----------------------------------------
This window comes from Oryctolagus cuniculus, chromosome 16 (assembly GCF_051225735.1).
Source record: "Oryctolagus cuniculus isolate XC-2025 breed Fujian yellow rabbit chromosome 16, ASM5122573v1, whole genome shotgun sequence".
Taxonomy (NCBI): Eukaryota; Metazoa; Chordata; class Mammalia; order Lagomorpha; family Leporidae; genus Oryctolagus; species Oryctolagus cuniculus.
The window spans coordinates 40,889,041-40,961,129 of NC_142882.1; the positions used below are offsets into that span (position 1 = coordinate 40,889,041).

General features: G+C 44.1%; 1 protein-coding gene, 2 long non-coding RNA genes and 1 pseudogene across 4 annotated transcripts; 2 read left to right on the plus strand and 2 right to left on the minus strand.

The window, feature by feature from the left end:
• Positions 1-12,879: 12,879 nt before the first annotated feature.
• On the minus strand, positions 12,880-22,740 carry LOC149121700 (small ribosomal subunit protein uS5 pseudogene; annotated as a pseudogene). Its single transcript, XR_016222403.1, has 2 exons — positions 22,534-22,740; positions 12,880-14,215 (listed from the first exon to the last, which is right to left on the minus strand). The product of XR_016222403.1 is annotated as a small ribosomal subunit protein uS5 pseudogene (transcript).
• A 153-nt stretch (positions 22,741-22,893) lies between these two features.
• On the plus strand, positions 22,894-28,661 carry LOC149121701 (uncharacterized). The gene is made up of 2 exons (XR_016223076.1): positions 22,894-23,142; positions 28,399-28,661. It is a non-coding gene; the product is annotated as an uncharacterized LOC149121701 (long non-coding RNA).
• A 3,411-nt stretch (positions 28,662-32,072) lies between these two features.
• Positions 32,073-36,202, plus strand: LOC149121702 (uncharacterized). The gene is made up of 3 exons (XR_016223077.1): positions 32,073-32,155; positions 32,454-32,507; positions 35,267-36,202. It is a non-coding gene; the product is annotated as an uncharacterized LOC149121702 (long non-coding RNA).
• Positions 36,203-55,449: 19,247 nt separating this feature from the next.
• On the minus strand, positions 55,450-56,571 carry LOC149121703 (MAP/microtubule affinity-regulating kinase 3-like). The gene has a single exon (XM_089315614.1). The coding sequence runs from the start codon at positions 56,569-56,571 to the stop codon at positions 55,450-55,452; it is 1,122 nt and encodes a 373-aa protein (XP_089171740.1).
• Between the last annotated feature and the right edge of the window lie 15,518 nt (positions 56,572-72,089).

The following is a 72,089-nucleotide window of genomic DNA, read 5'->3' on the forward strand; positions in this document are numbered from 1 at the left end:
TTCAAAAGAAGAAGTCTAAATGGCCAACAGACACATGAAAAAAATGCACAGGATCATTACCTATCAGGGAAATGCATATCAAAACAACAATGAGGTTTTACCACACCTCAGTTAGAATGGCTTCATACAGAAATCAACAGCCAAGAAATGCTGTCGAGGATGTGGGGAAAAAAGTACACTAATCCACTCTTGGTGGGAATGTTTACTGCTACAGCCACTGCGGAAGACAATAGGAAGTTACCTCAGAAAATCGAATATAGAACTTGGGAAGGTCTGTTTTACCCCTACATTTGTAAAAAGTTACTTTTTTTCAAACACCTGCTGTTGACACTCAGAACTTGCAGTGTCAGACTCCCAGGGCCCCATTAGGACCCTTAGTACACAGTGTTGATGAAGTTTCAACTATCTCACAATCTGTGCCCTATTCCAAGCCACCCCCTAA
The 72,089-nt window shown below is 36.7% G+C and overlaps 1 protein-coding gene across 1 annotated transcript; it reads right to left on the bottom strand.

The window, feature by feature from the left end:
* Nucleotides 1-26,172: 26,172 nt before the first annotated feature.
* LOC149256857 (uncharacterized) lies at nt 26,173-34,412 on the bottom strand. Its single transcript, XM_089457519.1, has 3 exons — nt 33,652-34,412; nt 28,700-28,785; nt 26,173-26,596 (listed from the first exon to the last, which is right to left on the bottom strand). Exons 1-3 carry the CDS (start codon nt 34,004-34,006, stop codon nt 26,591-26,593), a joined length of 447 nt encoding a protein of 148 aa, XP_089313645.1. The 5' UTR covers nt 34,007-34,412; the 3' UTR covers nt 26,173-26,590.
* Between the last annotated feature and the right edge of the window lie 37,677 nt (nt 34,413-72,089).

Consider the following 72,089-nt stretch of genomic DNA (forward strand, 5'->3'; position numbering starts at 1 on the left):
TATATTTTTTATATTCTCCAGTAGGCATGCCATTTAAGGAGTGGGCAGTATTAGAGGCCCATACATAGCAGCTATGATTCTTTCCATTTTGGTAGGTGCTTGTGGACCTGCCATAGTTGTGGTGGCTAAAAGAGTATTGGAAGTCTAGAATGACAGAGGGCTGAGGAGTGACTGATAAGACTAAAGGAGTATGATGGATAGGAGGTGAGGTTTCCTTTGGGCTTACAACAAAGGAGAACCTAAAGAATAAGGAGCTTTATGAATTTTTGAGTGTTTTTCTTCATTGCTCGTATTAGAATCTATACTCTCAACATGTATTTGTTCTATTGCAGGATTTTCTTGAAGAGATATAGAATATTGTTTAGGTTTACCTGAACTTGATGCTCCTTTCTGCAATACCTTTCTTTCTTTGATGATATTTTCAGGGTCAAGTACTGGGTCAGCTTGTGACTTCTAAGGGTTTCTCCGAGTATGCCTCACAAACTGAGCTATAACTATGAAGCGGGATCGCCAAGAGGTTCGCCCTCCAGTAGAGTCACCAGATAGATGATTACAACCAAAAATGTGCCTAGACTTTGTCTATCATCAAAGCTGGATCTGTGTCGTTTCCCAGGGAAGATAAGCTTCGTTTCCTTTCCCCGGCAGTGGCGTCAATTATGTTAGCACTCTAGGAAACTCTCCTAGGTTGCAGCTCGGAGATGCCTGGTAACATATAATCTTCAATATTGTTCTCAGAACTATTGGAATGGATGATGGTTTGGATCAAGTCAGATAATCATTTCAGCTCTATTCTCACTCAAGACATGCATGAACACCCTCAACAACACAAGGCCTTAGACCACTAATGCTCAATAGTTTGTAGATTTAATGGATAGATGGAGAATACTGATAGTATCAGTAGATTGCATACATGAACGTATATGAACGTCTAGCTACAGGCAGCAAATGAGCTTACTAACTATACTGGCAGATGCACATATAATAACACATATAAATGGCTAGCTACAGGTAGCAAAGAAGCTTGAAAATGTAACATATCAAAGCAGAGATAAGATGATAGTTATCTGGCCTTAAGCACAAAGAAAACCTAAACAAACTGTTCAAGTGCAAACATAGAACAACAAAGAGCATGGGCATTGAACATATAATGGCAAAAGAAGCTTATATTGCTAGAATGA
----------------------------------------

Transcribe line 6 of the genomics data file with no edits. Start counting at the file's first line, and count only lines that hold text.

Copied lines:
The window, feature by feature from the left end: